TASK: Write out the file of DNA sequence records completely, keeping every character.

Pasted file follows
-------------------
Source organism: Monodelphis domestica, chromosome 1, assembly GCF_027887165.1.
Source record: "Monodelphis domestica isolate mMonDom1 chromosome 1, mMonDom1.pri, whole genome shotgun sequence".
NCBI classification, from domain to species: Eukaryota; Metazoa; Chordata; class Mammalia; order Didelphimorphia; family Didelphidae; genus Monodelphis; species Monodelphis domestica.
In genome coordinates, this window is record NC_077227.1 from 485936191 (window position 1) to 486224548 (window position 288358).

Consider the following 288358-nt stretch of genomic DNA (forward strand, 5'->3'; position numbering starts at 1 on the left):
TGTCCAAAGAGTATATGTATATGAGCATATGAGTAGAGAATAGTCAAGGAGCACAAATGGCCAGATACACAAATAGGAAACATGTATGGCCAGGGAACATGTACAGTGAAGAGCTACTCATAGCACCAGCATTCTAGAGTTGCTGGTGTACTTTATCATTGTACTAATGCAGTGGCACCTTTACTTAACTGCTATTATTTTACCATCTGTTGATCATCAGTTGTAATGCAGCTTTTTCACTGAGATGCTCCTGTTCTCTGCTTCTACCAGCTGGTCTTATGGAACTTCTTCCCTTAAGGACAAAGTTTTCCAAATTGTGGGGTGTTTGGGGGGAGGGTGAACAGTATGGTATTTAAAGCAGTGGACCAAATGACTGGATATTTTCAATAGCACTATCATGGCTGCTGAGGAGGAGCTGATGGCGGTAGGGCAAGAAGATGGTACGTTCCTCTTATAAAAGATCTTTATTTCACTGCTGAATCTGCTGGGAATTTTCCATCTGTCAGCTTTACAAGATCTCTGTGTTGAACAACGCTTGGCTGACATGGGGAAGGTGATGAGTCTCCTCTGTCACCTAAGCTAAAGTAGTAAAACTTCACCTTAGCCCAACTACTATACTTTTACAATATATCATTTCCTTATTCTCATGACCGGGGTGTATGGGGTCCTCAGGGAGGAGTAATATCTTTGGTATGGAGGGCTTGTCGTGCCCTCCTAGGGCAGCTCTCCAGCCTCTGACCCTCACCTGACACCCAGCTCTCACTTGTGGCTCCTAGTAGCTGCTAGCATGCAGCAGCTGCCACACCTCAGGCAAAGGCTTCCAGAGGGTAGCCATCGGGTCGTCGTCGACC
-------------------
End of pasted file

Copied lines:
Source organism: Monodelphis domestica, chromosome 1, assembly GCF_027887165.1.
Source record: "Monodelphis domestica isolate mMonDom1 chromosome 1, mMonDom1.pri, whole genome shotgun sequence".
NCBI classification, from domain to species: Eukaryota; Metazoa; Chordata; class Mammalia; order Didelphimorphia; family Didelphidae; genus Monodelphis; species Monodelphis domestica.
In genome coordinates, this window is record NC_077227.1 from 485936191 (window position 1) to 486224548 (window position 288358).

Consider the following 288358-nt stretch of genomic DNA (forward strand, 5'->3'; position numbering starts at 1 on the left):
TGTCCAAAGAGTATATGTATATGAGCATATGAGTAGAGAATAGTCAAGGAGCACAAATGGCCAGATACACAAATAGGAAACATGTATGGCCAGGGAACATGTACAGTGAAGAGCTACTCATAGCACCAGCATTCTAGAGTTGCTGGTGTACTTTATCATTGTACTAATGCAGTGGCACCTTTACTTAACTGCTATTATTTTACCATCTGTTGATCATCAGTTGTAATGCAGCTTTTTCACTGAGATGCTCCTGTTCTCTGCTTCTACCAGCTGGTCTTATGGAACTTCTTCCCTTAAGGACAAAGTTTTCCAAATTGTGGGGTGTTTGGGGGGAGGGTGAACAGTATGGTATTTAAAGCAGTGGACCAAATGACTGGATATTTTCAATAGCACTATCATGGCTGCTGAGGAGGAGCTGATGGCGGTAGGGCAAGAAGATGGTACGTTCCTCTTATAAAAGATCTTTATTTCACTGCTGAATCTGCTGGGAATTTTCCATCTGTCAGCTTTACAAGATCTCTGTGTTGAACAACGCTTGGCTGACATGGGGAAGGTGATGAGTCTCCTCTGTCACCTAAGCTAAAGTAGTAAAACTTCACCTTAGCCCAACTACTATACTTTTACAATATATCATTTCCTTATTCTCATGACCGGGGTGTATGGGGTCCTCAGGGAGGAGTAATATCTTTGGTATGGAGGGCTTGTCGTGCCCTCCTAGGGCAGCTCTCCAGCCTCTGACCCTCACCTGACACCCAGCTCTCACTTGTGGCTCCTAGTAGCTGCTAGCATGCAGCAGCTGCCACACCTCAGGCAAAGGCTTCCAGAGGGTAGCCATCGGGTCGTCGTCGACC